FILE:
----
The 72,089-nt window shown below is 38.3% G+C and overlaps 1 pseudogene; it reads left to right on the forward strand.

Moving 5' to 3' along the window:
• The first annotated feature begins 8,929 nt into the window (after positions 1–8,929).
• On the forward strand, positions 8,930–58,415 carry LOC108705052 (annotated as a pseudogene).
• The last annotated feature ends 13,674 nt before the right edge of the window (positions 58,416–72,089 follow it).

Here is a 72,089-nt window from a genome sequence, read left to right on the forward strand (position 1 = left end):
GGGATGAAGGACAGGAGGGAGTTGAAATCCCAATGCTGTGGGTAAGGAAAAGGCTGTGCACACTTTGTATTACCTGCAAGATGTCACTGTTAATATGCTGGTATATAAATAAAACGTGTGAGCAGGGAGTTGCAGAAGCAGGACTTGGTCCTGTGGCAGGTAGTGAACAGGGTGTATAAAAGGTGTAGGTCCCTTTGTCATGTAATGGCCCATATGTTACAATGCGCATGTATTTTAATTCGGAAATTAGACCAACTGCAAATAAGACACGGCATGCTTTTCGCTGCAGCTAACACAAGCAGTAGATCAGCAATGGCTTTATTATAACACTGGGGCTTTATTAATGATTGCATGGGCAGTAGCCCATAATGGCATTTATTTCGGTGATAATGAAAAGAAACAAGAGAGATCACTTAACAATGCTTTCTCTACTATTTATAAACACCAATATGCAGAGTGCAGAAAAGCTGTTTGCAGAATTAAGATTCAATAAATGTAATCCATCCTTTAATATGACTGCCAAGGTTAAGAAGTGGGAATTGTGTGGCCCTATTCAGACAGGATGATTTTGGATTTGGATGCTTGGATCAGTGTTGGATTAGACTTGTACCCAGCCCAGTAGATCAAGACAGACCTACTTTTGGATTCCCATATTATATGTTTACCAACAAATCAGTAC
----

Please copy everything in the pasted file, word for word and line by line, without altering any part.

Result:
The 72,089-nt window shown below is 38.3% G+C and overlaps 1 pseudogene; it reads left to right on the forward strand.

Moving 5' to 3' along the window:
• The first annotated feature begins 8,929 nt into the window (after positions 1–8,929).
• On the forward strand, positions 8,930–58,415 carry LOC108705052 (annotated as a pseudogene).
• The last annotated feature ends 13,674 nt before the right edge of the window (positions 58,416–72,089 follow it).

Here is a 72,089-nt window from a genome sequence, read left to right on the forward strand (position 1 = left end):
GGGATGAAGGACAGGAGGGAGTTGAAATCCCAATGCTGTGGGTAAGGAAAAGGCTGTGCACACTTTGTATTACCTGCAAGATGTCACTGTTAATATGCTGGTATATAAATAAAACGTGTGAGCAGGGAGTTGCAGAAGCAGGACTTGGTCCTGTGGCAGGTAGTGAACAGGGTGTATAAAAGGTGTAGGTCCCTTTGTCATGTAATGGCCCATATGTTACAATGCGCATGTATTTTAATTCGGAAATTAGACCAACTGCAAATAAGACACGGCATGCTTTTCGCTGCAGCTAACACAAGCAGTAGATCAGCAATGGCTTTATTATAACACTGGGGCTTTATTAATGATTGCATGGGCAGTAGCCCATAATGGCATTTATTTCGGTGATAATGAAAAGAAACAAGAGAGATCACTTAACAATGCTTTCTCTACTATTTATAAACACCAATATGCAGAGTGCAGAAAAGCTGTTTGCAGAATTAAGATTCAATAAATGTAATCCATCCTTTAATATGACTGCCAAGGTTAAGAAGTGGGAATTGTGTGGCCCTATTCAGACAGGATGATTTTGGATTTGGATGCTTGGATCAGTGTTGGATTAGACTTGTACCCAGCCCAGTAGATCAAGACAGACCTACTTTTGGATTCCCATATTATATGTTTACCAACAAATCAGTAC